This scenario is not only based on a North versus South plus US matrix, but also on a not so rare possibility of serious infighting between opposing camps in North Korea.

Pyongyang seems to have become more incensed after the US sponsored UN sanction following its third nuclear test. China had to support the sanctions along with Russia. In fact, China was allowed to fine print the sanctions, blocking Pyongyang’s access to material from abroad to boost its nuclear weapons and missile capabilities. At China’s instance, the sanctions do not prohibit North Korea’s normal trade. Now the onus is on China to ensure the core elements of the sanctions.

It must be admitted that China tried its best to dissuade Pyongyang from conducting its recent nuclear test, but failed. Following the test, the North Korean ambassador in Beijing was summoned by China’s foreign minister to communicate China’s displeasure.

A shift in public opinion in China against North Korea began to be visible from late 2010. This came from academic and strategic experts who are close to the Party and the government, suggesting there are powerful centres within the system who want to jettison North Korea in China’s interest. The writing and statements were very clear that the top level was making a mistake. The latest article in the Global Times, a Chinese official daily which espouses a hard line on foreign policy, said North Korea was an albatross around China’s neck.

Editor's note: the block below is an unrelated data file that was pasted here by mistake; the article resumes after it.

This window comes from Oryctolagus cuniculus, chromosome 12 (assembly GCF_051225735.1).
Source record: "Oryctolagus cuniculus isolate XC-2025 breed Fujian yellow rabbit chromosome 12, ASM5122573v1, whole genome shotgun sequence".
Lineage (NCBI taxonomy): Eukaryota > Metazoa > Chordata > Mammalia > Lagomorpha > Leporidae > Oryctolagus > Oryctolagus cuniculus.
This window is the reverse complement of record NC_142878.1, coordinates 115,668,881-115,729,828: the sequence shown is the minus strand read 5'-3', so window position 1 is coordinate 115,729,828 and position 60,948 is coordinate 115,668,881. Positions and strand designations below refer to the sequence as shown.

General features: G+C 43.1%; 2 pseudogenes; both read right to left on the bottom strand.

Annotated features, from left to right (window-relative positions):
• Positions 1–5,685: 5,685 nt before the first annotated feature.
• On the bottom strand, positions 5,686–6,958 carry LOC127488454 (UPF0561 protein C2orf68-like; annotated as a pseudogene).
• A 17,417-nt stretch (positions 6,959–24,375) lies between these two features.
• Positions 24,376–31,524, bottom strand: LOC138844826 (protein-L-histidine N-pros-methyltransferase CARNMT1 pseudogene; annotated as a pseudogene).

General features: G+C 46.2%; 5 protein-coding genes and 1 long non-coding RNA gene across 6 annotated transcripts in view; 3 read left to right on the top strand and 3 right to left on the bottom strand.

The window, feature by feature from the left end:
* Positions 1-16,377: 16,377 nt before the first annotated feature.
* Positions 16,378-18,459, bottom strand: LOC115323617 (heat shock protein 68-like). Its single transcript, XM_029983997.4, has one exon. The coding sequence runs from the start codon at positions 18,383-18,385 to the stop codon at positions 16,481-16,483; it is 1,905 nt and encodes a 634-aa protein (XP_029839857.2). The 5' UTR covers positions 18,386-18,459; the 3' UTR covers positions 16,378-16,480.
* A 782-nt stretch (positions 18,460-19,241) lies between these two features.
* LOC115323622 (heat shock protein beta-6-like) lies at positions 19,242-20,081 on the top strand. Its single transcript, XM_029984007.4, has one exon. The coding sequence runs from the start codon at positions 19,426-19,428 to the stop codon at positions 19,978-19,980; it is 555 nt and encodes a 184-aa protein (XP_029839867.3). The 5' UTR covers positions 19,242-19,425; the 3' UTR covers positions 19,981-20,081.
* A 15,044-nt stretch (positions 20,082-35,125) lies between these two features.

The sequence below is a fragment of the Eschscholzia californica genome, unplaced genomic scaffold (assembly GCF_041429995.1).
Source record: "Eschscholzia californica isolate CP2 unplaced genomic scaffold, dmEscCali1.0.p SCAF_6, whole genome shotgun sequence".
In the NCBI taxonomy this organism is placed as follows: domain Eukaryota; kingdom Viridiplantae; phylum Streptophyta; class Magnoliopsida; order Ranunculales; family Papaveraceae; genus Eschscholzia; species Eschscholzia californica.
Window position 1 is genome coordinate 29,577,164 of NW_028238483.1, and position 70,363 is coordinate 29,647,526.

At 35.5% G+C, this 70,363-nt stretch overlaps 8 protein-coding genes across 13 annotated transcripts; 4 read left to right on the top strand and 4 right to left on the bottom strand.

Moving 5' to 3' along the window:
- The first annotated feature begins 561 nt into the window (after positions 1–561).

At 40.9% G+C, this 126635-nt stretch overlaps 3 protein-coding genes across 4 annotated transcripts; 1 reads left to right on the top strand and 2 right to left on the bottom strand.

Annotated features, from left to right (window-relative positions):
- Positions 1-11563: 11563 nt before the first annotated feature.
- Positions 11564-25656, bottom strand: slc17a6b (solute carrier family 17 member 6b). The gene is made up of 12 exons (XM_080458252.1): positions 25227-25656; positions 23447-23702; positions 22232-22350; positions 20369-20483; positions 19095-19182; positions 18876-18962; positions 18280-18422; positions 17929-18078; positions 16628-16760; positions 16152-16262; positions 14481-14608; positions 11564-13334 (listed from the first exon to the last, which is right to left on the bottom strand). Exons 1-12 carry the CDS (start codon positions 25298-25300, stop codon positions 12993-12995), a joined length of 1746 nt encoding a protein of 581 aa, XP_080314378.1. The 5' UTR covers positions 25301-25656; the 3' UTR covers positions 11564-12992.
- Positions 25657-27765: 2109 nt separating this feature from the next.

It is, however, well known, that in the strategic calculations of the Party’s Politburo and its standing committee, North Korea is an evil necessity.
In a recent article in the East Asian Forum, Jia Qingquo, Professor and Associate Dean of the School of International Studies, Peking University, detailed some of China’s compulsions. Though mostly known, the fact that this was allowed to be published in a foreign media forum speaks volumes about the severe internal debate.
Prof. Jia said China desires a stable Korean peninsula because a stable North Korea is in its long term strategic interest; a conflict in the Korean peninsula would not only jeopardise China’s security, but also bring with it serious refugee problems.

He went on to note China’s reasons to work against a nuclear North Korea, mainly it would prompt South Korea and Japan to do the same; bring a nuclear war close to China’s borders; invite preventive strikes from the USA; lead to North Korean nuclear proliferation including to international terrorist groups.